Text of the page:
Granada in a Weekend

Recently voted in Trip Advisor’s top 25 landmarks to visit, the Alhambra dominates the skyline of Spanish Granada. A long weekend is plenty to appreciate the highlights and get a flavour for this historic place.


Getting There
Being a hub for the Costa del Sol, Málaga airport has plenty of cheap flights to and from UK airports. The clientèle varies wildly from stag/hen parties on the discount airlines (e.g. Ryanair), and families through airlines better known for package holidays like Thomson.

Once you’ve reached the airport, you have a few options for the trip into Granada. Tourist information suggests that the bus is quicker than the train though, of course, you can always hire a car. With the bus, you can either take one direct from the airport or change in Málaga. While a direct service from the airport sounds great on the surface, there are not as many, so you may end up hanging around for hours at the airport. Changing buses in Málaga is fairly painless The service is regular and comfortable. Note that while you pay on the bus from the airport to Málaga, you need to buy a ticket from the bus station for the leg to Granada. Bus times here.

Finally, the bus station in Granada is out of town. There are plenty of taxis at the station that will take you into the old town near the Alhambra for a reasonable price.

Granada offers great variety in aesthetic. The outskirts may fool you into thinking that it is just a city, indistinguishable from a hundred others. When you get further in, however, you see the real character of Granada. Winding narrow alleys, whitewashed buildings and terracotta roofs comprise the Albaicin district. Locals hang around the plazas and lookout points over the city, and restaurants and cafes are hidden around every corner.

Sacromonte is known as the gypsy district and cave houses line the street. It’s worth a wander up here as it not only offers stunning views of the Alhambra, but shows a completely different aspect of the city. For 5 euros, the Museo Cuevas del Sacromonte showcases furnished cave houses which you can enter and explore for yourself.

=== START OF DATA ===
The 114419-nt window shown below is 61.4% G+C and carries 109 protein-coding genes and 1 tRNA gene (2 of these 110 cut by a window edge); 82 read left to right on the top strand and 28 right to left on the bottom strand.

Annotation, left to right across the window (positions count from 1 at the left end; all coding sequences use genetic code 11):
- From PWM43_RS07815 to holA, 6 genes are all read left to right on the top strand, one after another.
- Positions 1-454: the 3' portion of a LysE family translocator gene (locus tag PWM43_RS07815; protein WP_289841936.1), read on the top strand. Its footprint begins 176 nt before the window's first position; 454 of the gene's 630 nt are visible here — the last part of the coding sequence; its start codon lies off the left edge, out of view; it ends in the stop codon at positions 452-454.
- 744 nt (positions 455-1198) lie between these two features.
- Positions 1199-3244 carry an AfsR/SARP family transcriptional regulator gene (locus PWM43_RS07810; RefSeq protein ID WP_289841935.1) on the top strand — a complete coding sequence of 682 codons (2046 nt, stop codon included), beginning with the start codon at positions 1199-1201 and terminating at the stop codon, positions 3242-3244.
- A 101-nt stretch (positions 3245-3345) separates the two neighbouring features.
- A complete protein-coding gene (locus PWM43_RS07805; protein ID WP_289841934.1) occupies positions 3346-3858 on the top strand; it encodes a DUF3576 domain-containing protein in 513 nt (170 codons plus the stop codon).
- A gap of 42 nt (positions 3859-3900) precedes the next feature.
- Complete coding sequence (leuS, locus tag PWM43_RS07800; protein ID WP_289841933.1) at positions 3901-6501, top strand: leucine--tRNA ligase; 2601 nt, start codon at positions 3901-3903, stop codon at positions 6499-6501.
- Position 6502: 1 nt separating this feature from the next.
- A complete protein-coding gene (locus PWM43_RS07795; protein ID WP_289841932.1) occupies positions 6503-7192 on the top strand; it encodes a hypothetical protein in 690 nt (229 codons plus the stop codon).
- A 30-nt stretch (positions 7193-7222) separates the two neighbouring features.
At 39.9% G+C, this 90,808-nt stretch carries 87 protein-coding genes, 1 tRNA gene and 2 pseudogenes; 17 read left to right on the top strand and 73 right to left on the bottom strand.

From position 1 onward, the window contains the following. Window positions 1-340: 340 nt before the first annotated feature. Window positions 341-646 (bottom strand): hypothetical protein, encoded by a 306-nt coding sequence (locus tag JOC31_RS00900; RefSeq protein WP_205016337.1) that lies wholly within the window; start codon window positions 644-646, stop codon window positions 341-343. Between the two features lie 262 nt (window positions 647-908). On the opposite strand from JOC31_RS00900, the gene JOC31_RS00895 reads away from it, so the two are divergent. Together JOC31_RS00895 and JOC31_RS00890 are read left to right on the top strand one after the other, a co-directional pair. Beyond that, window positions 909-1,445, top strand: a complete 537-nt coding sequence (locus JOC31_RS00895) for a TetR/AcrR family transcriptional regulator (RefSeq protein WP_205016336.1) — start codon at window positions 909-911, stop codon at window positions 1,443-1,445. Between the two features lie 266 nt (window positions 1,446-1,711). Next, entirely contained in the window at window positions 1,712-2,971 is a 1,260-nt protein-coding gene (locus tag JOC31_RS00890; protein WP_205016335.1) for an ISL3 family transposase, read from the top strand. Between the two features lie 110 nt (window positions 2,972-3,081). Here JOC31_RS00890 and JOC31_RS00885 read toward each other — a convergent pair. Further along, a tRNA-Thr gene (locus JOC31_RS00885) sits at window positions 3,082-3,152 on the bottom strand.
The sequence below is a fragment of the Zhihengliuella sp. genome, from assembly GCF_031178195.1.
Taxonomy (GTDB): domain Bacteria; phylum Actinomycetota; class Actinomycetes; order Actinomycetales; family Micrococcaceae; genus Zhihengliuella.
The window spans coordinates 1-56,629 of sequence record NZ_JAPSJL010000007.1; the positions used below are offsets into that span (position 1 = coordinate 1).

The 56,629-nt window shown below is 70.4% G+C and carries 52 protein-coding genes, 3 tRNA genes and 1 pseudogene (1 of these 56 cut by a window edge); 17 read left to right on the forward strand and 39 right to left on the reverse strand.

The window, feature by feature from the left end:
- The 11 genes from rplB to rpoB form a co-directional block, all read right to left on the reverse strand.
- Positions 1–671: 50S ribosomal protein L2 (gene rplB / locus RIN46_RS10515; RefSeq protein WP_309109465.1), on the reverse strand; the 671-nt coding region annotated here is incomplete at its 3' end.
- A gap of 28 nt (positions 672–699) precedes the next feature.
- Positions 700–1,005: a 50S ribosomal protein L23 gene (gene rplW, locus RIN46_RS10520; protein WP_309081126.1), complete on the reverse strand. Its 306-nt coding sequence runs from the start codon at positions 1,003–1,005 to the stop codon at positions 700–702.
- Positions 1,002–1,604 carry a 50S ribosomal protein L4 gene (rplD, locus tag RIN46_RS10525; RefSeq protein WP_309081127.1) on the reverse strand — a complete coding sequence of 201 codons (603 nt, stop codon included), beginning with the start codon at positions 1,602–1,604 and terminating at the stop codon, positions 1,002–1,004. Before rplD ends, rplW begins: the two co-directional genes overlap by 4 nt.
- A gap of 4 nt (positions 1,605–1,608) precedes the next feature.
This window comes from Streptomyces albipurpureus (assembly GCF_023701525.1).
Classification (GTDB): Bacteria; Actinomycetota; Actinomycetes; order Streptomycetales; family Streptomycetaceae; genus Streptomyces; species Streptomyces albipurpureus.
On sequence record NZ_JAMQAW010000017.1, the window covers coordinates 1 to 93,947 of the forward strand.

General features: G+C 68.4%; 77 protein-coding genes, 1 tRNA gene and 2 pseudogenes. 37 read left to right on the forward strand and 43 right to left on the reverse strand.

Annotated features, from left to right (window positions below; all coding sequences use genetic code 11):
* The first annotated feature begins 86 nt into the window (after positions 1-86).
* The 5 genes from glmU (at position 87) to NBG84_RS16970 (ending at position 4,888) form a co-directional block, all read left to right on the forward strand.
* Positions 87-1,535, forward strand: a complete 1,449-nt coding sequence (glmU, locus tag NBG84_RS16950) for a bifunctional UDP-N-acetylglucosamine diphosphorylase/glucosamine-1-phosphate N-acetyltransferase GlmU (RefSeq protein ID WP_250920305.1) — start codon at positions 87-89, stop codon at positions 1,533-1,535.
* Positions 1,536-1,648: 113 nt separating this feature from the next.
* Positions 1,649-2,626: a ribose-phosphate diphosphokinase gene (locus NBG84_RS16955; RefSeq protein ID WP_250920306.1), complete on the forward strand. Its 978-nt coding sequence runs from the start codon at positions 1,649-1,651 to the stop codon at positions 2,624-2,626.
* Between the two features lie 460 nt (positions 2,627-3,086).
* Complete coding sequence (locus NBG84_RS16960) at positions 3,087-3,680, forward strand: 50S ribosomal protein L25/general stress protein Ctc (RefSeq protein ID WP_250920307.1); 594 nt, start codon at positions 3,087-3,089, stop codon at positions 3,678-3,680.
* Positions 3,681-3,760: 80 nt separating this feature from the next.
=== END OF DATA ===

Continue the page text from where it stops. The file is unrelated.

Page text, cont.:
Along the river, you’ll find a more touristy area. Restaurants line the Plaza Nueva, offering tapas, paella and other local treats. These tend to be a touch more expensive than the more secluded places hidden away in the Albaicin. You don’t have to stray far from this main street to experience something more Spanish, however. A short detour onto Calle Elvira offers a more authentic experience. Try Bodegas Castañeda on this street for the feeling of a true Spanish bodega, complete with ranks of jámon hanging behind the bar and discarded tapas on the floor.

Of course, the walls and towers of the Alhambra dominate it all.

What to Do
Visit the Alhambra, of course! A historic fort, this huge complex of gardens and palaces overlooks the city. In the Arabic style, the exterior is imposing and austere, saving the beauty for within. Religious influences are resplendent throughout with the whispering water of Arab fountains and noisy water of the Christian ones. With such a rich history, a guide is a must. Knowing not just what you’re looking at, but the stories behind it, breathes life into the experience.

Watch flamenco. Even if you’re not into dancing, flamenco is culturally significant to Granada. A show consisting of a guitarist, a singer and a dancer is well worth watching. There are plenty of options in the city. Try Le Chien Andalou for the intimate cave setting.

Enjoy the view. If your legs are up to it, a hike up to San Miguel Alto between Albaicin and Sacromonte offers unrivalled views of the city, the Alhambra and distant mountains. Even without the hike, wherever you look there is something either breathtaking or interesting.

Take a bath. The Arab baths will transport you hundreds of years back in time. Feel the stresses of travel melt away as the hot water, music and massage soothes those aching muscles from all the hills.

The cathedral, churches and monasteries will also draw the eye as you wander around the city.

What to Bring
Bring strong legs and sturdy shoes! Granada, particularly the interesting original areas, is built on hills. Most of the pavements are uneven and slippery when wet. Granada can also get really hot in the summer so a hat and water are advisable.

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